Soybeans, corn, wheat end week lower
Soybeans were lower on profit taking and technical selling, pulling the most active months lower for the week. Mexico and China both bought U.S. beans Friday, with China’s week to date total at 606,000 tons. Mexico purchased 125,000 tons, 39,000 for 2019/20 and 86,000 tons for 2020/21, while China’s Friday buy was 136,000 tons, all 2019/20. That said – China continues to largely rely on Brazil, with near-term U.S. prices at a premium to South America. That price spread does not favor the U.S. until early summer. The trade continues to monitor shipping issues on the Parana River in Argentina because of low water levels, but rain is in the forecast. The Buenos Aires Grain Exchange says Argentina’s harvest is about 57% complete with a running total of 31 million tons. Soybean meal and oil were lower, following beans.
Corn was lower on profit taking and technical selling, cementing a lower weekly finish. Parts of the western and northern Corn Belt were expected to make good planting progress into the coming week, while southern and eastern areas will likely see at least some delays. There was more talk of China buying U.S. corn ahead of the open, but nothing surfaced. The Buenos Aires Grain Exchange says nearly 35% of Argentina’s corn crop is harvested with 12% of the crop rated poor to very poor, compared to 5% a year ago. The trade is keeping an eye on dry weather in Brazil. Mexico bought 589,395 tons of U.S. corn Friday morning, with 369,600 tons for 2019/20 delivery and 219,795 for 2020/21. The current marketing year for corn runs through the end of August. Ethanol futures were firm, following the lead of crude oil. ADM announced it was temporarily idling production at plants in Iowa and Nebraska because of slower blending demand caused by lower fuel use because of social distancing and stay at home restrictions related to COVID-19. APK-Inform says Ukraine could restrict corn export sales.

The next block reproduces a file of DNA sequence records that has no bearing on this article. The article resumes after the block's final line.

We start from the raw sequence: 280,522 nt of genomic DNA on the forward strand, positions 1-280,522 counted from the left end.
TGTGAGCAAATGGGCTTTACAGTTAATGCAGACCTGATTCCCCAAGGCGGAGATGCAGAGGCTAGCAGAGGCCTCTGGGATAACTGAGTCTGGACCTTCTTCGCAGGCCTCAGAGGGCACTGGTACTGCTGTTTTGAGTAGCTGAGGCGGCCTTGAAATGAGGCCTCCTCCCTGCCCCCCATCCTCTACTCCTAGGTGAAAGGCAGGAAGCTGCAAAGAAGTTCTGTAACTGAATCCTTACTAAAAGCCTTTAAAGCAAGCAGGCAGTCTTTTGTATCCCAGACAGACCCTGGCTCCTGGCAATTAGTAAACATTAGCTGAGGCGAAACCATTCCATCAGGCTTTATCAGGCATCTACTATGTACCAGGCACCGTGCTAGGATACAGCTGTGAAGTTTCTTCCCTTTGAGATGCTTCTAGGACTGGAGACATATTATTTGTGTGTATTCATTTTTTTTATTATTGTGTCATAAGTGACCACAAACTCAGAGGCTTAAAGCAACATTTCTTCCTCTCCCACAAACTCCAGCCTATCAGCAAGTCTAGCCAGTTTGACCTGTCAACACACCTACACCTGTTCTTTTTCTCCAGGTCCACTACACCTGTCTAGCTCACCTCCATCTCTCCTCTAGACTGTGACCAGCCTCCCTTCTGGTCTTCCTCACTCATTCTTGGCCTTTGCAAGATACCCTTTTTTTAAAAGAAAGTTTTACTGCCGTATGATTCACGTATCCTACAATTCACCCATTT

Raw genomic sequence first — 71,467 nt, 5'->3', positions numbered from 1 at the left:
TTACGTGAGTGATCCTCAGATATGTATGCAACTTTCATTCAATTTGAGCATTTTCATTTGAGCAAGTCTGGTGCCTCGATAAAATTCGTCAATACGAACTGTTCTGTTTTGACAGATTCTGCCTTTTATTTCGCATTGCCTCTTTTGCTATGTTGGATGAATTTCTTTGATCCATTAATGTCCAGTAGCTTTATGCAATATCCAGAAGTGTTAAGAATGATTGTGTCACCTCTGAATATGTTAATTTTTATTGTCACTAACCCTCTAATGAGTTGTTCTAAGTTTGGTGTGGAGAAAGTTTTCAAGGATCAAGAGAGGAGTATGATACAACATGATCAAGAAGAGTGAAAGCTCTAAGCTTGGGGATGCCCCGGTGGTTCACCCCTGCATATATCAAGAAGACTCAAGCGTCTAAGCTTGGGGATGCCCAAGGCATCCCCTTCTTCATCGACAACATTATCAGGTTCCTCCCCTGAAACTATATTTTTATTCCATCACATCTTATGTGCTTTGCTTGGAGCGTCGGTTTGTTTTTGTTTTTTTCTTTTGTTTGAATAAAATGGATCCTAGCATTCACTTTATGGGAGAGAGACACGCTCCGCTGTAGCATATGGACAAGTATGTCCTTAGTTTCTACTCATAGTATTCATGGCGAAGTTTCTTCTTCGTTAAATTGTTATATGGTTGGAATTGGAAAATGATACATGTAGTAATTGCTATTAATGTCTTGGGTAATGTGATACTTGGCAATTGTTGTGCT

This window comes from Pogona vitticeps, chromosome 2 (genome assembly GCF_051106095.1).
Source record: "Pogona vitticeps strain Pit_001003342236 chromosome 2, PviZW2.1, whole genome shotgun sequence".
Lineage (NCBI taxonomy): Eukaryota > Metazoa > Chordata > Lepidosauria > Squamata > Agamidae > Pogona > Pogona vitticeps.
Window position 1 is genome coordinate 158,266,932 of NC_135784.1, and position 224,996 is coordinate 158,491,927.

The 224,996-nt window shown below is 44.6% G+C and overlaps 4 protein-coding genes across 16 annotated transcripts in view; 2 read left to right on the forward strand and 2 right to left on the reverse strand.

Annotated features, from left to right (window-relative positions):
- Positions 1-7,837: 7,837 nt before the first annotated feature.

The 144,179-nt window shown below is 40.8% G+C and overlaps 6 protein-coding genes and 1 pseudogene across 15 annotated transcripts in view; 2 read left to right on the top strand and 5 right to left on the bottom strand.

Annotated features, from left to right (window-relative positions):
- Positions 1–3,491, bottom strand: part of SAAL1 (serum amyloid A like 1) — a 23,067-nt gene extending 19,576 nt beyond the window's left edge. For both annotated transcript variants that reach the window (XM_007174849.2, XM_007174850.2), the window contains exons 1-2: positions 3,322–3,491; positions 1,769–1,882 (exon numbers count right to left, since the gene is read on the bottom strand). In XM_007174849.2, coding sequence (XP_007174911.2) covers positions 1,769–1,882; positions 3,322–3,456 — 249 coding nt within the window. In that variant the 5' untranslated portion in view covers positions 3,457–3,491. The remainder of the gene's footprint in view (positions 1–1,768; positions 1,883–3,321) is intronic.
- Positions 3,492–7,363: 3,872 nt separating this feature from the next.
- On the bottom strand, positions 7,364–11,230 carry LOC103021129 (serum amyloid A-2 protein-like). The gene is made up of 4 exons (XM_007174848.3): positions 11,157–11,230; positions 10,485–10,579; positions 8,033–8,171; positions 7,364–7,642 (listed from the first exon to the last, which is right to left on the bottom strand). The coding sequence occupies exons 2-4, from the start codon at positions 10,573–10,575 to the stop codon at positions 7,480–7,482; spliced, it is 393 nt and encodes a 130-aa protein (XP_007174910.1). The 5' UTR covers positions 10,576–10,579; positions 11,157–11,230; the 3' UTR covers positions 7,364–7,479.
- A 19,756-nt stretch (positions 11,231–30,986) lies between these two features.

The wheat complex was lower on fund and technical selling, with the three U.S. pits posting week to week losses. Most forecasts Friday had good near-term rainfall in parts of the U.S. Plains and Europe, including France and Germany. France’s AgriMer says 58% of that nation’s wheat crop is in good to excellent condition, down 3% on the week and well below the 80% reported a year ago. Still, the Black Sea region is expected to remain mostly dry and some U.S. soft red winter areas are already too wet with more rain in most near-term forecasts. Russia and Ukraine are both expected to restrict wheat exports in the next couple of months.